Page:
These presentations were used during the event, "The Pathway to the Paris Targets Matters", held during the UNFCCC forty-eighth sessions of the Subsidiary Body for Implementation (SBI 48).
Tackling short-lived climate pollutants reaps clear gains in public health and food security while being crucial to achieving the goals of the Paris Agreement.
That was the premise of an event led by the Climate and Clean Air Coalition on the last day of this year’s Asia Pacific Climate Week in Singapore, with panellists from the Intergovernmental Panel on Climate Change, national government, academia and research.
“There is no pathway to the Paris Agreement without action on short-lived climate pollutants,” said Senior Fellow at the Coalition, Dan McDougall, kicking off the event, “Maximizing Benefits in Achieving Global Climate Goals”.
“It is not just about the temperature goal, but also the Sustainable Development Goals and the attempt to link the two things at the technical and policy levels, and asking, what’s a more comprehensive way to take action for an enhancement of political will,” he said.
It’s not new knowledge, as Special Advisor on Sustainable Development and Vice-Chair of the IPCC, Youba Sokona pointed out, but with current commitments to the Paris Agreement insufficient to meet its goals, the potential broader gains from complementary approaches have become difficult to ignore.
“Why now and not before? Because now (there is broad realization that) there is an urgency to address these emissions in order to to limit the rate of temperature rise in near- and long-term, as indicated in the IPCC reports, but it’s much wider than that,” he said.
The integrated impacts of short-lived climate pollutants are related to health, ecosystems, agriculture and food security, he pointed out.
“There are different pathways to reach the Paris Agreement target,” Sokona said, “but the path we take matters and by considering the integrated impacts of short-lived climate pollutant, CO2, and air quality strategies and reducing them in the near term we can prevent additional premature death and reduce current rate of warming.”
According to the Coalition, fast action on a large scale to reduce black carbon, methane, tropospheric ozone and hydrofluorocarbons (HFCs) would accrue health benefits, notably avoiding 2.4 million premature deaths from air pollution, while agriculture would claw back 52 million tonnes in avoided crop losses from four major staple crops per year.
Also, it would potentially slow warming by 0.6 degrees Celsius by 2030, though longer-term climate protection would need simultaneous deep and rapid cuts in carbon dioxide emissions.
While the health, food security and associated economic benefits of cutting air pollutants, including short-lived climate pollutants, are clear, what is not clear is where the action is happening.
For example, the majority of countries include methane emissions in their Nationally Determined Contributions (NDCs), but not all, and only four include black carbon emissions (see diagram); and while the Kigali Amendment to the Montreal Protocol governs HFC emissions, tropospheric ozone, which damages human lungs, agriculture and ecosystems, is not regulated under any international agreement.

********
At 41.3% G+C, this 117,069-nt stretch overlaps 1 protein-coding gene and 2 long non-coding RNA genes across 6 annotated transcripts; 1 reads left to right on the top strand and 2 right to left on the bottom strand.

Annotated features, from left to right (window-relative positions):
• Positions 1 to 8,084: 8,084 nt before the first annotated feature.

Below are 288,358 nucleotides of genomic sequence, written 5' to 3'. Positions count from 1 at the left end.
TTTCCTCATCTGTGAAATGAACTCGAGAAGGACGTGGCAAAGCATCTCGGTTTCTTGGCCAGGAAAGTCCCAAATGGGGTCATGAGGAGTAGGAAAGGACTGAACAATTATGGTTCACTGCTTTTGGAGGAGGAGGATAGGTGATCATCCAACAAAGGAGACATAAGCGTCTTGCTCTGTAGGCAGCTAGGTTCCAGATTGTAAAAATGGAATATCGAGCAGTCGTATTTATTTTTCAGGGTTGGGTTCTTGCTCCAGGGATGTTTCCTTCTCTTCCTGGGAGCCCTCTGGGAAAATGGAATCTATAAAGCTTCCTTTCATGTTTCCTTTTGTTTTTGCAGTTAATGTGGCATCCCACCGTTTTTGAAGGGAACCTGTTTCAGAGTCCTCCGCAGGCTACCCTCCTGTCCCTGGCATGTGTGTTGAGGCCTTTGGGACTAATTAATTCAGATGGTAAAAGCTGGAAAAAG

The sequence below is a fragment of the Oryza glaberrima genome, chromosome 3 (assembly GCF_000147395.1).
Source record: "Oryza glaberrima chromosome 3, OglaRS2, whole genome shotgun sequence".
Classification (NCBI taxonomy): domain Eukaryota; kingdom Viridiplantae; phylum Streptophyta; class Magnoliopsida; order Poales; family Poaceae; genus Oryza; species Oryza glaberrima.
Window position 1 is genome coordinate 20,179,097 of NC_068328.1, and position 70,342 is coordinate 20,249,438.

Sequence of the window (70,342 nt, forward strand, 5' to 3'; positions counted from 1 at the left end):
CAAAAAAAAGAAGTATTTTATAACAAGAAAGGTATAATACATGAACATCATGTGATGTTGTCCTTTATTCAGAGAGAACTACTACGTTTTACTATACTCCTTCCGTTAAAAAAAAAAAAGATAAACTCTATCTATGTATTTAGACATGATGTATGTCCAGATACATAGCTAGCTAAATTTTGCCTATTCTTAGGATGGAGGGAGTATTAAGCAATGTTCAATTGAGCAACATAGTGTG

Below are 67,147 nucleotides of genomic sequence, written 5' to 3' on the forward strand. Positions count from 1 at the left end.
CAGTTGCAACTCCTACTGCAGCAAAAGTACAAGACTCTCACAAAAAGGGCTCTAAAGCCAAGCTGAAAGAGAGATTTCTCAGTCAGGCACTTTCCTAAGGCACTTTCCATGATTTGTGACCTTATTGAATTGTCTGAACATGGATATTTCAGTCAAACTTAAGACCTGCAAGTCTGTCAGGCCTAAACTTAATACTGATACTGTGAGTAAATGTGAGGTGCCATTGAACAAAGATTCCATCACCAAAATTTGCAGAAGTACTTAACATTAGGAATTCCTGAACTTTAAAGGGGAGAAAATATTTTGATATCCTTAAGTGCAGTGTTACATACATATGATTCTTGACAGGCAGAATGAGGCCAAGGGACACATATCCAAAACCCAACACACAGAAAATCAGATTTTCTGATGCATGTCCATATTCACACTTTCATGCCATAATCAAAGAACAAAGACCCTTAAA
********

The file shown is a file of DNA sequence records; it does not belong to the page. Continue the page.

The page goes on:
It is clear, however, that several Asia-Pacific countries already consider air pollutants that have impacts on climate change in their planning and development processes.
Among them is the Philippines, which uses the Coalition’s methodology to take an integrated approach to addressing both air pollution and climate change.
“We are engaging in a process to assess how to address both in terms of co-benefits as a way to support the implementation of our NDC,” said Chief, Climate Change Division, Environmental Management Bureau, Department of Environment and Natural Resources of the Philippines, Albert Magalang.
“The Philippines has already commenced national planning for SLCPs, which will be incorporated in the national database, making them part of our data infrastructure,” he said.
“We like the multiple benefits approach because it is an analytical framework that allows us to quantify the benefits over time,” he said, adding that it has generated a lot of interest among partners.
Other countries, like Bangladesh, among the world’s most vulnerable nations to climate impacts, are acutely aware of the health benefits of reducing short-lived pollutants and its climate co-benefits.
“There is a lot of burning of municipal solid waste because there are few landfills, and high use of traditional cookstoves and traditional brick kilns,” said Associate Professor, Department of Civil Engineering, Bangladesh University of Engineering and Technology, Tanvir Ahmed.
“SLCP measures can achieve up to about 16,000 avoided premature deaths per year in Bangladesh,” he said.
“There is an interest in how much of these measures can accrue benefits when adopted,” he said.
Countries are also looking at other “pathways” in the context of the Paris Agreement process, which requires them to regularly review their nationally determined contributions to “reflect the highest possible ambition” and demonstrate progression over time.
“With measures to tackle short-lived climate pollutants, we can help shift the focus from cost of action to benefits for climate, public health and productivity,” said the Coalition’s McDougall.
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